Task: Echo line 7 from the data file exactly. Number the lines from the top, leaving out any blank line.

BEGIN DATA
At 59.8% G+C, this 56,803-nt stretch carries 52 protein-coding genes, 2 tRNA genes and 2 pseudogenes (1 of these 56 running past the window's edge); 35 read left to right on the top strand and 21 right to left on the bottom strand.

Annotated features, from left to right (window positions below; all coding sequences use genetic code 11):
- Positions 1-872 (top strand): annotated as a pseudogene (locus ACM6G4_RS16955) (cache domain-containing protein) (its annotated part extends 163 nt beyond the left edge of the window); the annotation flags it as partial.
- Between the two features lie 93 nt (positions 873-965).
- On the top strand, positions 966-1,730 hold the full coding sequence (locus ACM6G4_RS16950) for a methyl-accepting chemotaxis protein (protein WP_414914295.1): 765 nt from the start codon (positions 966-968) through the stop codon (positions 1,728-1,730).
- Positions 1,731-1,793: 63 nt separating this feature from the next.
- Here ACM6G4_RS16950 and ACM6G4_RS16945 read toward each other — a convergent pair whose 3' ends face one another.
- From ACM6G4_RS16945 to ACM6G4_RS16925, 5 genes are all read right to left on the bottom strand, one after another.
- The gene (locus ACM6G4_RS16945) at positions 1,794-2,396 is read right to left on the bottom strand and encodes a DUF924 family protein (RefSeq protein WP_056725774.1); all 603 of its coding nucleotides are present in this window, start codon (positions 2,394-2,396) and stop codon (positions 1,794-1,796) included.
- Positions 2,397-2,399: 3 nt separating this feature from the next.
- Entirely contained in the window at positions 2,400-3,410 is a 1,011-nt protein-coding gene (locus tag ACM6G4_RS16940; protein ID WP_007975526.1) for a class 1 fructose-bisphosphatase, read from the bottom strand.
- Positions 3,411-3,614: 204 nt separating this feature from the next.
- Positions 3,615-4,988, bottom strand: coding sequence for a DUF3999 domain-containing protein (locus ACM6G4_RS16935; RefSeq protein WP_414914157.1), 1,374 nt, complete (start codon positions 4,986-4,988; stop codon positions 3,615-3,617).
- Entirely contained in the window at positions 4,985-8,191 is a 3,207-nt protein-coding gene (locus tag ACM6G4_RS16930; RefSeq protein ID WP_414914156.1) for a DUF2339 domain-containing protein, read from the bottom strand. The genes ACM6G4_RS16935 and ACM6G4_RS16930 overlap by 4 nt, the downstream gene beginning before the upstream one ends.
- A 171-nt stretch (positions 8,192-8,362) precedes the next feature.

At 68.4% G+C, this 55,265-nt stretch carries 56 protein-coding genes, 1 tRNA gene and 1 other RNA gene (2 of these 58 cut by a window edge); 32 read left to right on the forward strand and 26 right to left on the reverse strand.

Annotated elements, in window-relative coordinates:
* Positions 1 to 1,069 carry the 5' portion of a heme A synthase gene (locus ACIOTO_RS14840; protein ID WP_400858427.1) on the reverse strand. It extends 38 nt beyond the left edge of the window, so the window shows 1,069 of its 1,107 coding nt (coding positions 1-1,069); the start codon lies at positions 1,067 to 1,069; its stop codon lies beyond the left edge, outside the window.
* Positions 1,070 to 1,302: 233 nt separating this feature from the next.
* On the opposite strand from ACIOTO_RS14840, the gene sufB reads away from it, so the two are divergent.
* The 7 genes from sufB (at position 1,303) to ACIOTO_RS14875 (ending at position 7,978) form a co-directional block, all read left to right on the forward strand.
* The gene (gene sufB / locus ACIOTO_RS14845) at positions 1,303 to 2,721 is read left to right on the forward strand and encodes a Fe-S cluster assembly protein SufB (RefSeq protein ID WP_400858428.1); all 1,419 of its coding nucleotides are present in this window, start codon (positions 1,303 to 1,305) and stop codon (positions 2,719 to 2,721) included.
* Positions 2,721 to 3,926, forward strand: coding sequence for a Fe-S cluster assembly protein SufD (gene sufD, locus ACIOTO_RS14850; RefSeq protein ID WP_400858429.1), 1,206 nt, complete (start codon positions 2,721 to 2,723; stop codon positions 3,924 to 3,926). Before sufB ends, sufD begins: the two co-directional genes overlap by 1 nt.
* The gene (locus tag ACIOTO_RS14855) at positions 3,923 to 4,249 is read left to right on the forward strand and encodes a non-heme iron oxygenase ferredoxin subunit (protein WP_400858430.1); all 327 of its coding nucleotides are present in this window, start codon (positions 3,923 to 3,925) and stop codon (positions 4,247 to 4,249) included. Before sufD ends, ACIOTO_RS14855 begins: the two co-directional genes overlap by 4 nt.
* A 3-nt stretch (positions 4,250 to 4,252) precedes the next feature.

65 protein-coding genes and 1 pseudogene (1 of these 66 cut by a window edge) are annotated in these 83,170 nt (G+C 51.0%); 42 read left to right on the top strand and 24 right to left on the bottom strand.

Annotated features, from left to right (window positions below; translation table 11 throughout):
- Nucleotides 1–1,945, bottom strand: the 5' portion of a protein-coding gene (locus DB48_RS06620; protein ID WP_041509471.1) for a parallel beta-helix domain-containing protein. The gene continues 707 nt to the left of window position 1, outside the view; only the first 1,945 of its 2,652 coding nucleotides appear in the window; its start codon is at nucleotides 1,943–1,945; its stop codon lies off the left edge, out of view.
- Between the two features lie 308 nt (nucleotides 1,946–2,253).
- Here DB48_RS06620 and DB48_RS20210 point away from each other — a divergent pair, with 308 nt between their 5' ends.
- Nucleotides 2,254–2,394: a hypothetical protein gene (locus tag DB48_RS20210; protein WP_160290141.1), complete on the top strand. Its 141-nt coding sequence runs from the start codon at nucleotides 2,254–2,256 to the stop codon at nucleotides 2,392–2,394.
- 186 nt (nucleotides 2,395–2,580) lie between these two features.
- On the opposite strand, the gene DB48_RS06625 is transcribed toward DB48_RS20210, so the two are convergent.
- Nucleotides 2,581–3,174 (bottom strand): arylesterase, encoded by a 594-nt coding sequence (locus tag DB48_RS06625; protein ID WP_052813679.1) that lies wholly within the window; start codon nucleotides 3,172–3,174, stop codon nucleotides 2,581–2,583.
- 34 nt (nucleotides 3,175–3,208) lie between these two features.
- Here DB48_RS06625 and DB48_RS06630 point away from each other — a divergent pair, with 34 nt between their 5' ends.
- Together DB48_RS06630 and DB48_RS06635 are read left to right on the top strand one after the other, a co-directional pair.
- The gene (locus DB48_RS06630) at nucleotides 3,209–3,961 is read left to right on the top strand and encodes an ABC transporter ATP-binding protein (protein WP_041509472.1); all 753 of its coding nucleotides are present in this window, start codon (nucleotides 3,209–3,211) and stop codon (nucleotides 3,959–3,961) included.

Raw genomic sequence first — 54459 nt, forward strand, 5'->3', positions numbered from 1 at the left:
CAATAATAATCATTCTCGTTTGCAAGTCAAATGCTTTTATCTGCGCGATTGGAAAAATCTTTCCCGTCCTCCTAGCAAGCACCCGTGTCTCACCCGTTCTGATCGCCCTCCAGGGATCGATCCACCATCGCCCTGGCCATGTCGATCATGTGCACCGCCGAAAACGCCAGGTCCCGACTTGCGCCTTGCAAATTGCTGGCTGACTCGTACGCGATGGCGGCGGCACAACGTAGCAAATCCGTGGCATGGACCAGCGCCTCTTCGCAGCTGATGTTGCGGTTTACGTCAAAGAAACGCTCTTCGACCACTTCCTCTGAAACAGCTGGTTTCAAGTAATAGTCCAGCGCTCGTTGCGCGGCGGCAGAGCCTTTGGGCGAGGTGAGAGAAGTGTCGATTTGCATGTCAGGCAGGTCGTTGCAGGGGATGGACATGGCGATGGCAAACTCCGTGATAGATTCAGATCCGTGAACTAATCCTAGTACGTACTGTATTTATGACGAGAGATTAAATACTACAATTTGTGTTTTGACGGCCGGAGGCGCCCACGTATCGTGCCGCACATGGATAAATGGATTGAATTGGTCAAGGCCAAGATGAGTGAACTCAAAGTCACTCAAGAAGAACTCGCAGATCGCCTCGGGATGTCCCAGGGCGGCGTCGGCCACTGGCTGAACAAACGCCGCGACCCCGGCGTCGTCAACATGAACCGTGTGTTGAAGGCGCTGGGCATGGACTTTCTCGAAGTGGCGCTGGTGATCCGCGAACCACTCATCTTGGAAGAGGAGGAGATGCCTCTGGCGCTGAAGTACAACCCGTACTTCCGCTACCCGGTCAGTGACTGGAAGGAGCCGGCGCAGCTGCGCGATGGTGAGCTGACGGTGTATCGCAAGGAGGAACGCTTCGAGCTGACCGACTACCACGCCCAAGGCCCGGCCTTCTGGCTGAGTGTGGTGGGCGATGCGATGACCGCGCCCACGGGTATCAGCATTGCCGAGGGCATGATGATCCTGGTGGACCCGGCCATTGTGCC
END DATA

- Here ACM6G4_RS16950 and ACM6G4_RS16945 read toward each other — a convergent pair whose 3' ends face one another.